I believe that concentration of power in the hands of a few well-connected politicians eventually corrodes the public trust. That’s why I voted in support of term limits for the County Board Chair, and I also voted to prohibit the Vice Chair from serving as chair of any committee of the County Board. I’m in favor of reducing the powers of the County Board Chairman, but the referendum that voters will see on the November ballot does precisely the opposite. In fact, it creates an entirely new office, with much greater powers, and promises to make county government more contentious. The professional administrator of the county would be replaced by a partisan leader with the power and motivation to replace current professional staff with political cronies. I can’t support a referendum that’s likely to make McHenry County more like Cook County, with even more nepotism and political favoritism than we have now.

Do you support county government using taxpayer money to lobby against state legislation that would have protected property taxpayers from tax increases in years when property values declined? Explain your answer.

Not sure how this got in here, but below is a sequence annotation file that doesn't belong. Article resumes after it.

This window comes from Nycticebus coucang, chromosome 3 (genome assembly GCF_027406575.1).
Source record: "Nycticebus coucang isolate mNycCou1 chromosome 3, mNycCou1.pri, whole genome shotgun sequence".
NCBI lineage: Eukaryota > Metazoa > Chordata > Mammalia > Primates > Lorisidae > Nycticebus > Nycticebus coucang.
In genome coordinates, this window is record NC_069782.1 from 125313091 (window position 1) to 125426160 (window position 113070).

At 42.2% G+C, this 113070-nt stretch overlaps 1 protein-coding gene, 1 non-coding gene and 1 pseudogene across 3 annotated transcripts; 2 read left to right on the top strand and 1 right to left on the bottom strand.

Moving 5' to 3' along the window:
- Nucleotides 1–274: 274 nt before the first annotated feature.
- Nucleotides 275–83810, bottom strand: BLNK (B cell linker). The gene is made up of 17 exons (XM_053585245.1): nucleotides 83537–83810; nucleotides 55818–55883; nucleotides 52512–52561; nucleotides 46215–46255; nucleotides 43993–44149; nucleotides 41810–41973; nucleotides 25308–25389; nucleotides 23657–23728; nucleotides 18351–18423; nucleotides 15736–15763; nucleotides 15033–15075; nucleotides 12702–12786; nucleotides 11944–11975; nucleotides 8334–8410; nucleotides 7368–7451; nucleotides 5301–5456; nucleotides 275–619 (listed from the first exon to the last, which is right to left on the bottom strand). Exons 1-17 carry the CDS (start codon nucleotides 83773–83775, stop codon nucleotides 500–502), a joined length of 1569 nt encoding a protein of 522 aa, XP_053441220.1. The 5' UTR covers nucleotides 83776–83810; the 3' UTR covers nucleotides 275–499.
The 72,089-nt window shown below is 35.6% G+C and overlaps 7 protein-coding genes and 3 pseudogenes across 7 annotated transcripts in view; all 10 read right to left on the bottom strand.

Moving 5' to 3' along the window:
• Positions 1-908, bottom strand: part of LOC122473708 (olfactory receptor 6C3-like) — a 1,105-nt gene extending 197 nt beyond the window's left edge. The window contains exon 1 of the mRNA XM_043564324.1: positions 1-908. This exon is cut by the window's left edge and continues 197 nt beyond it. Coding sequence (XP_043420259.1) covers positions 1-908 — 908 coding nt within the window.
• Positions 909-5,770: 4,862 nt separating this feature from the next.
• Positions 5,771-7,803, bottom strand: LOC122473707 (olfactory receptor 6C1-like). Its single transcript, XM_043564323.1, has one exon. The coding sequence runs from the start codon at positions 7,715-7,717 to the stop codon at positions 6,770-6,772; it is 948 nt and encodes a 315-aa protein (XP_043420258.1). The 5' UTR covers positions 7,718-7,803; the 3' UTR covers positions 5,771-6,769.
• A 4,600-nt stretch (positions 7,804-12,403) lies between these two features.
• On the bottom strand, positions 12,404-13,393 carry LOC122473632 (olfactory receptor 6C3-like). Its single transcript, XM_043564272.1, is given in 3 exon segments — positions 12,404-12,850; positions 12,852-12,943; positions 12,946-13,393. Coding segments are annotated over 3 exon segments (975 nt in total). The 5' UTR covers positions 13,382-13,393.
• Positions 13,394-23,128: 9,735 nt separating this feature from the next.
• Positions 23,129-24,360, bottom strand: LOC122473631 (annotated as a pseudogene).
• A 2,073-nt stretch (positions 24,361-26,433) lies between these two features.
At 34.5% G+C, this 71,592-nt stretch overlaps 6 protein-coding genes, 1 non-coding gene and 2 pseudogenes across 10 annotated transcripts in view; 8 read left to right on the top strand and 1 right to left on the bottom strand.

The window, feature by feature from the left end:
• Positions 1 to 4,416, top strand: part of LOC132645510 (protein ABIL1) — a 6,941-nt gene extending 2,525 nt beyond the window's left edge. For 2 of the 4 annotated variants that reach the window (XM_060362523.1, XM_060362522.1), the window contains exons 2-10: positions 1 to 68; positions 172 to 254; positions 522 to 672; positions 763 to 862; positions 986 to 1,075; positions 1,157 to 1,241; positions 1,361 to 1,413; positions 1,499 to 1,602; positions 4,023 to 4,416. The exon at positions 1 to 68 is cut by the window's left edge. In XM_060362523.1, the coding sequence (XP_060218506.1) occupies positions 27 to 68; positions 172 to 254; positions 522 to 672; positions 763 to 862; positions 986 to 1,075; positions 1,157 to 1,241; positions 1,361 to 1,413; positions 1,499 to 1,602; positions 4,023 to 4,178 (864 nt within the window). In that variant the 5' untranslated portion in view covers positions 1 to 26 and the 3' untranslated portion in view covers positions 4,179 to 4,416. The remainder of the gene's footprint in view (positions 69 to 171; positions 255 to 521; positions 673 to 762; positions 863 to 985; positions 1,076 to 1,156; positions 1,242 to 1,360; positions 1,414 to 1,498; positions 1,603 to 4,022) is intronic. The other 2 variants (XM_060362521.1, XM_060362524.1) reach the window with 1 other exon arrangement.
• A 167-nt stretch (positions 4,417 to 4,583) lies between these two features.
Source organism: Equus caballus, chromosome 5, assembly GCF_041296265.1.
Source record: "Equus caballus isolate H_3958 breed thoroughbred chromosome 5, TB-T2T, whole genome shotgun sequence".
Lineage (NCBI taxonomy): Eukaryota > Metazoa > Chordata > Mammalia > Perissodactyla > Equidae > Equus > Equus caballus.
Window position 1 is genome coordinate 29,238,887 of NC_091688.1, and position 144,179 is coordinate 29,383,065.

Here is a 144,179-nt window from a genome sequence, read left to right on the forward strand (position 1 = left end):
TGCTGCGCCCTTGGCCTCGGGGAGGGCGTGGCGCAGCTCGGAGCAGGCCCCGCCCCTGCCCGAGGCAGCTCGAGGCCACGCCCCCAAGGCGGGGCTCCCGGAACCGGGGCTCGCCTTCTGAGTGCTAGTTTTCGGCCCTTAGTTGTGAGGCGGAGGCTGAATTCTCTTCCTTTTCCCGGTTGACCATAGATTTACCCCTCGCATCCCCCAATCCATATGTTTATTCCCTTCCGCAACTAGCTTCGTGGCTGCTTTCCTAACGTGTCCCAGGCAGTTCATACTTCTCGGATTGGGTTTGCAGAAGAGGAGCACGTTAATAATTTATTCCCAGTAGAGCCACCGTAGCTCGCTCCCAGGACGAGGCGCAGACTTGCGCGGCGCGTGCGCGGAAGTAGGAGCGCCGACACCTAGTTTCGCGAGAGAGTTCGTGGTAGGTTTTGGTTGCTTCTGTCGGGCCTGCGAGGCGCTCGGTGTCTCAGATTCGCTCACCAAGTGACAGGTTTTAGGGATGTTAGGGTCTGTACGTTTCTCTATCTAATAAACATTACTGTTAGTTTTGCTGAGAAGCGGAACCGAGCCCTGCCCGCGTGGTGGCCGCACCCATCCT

I don’t support using taxpayer money for lobbying. Period. I have voted against the County Board budget for four consecutive years in part because it has included money for this activity. We already have state legislators and Congressional representatives who are supposedly elected to represent our interests in Springfield and Washington. Let them do their jobs, and hold them accountable.

The County Board is working this year to not collect the inflationary tax levy increase allowed under state law. Will you agree to support a freeze to the county’s levy again next year? Explain.

I’m a fiscal conservative, and I’ve never voted for a tax increase. I won’t support a tax increase next year unless something unforeseeable and extraordinary happens.

Given the obstacles a local couple have had with turning their vineyard into a winery, how business friendly would you say the County Board and county ordinances are? What changes would you seek if elected?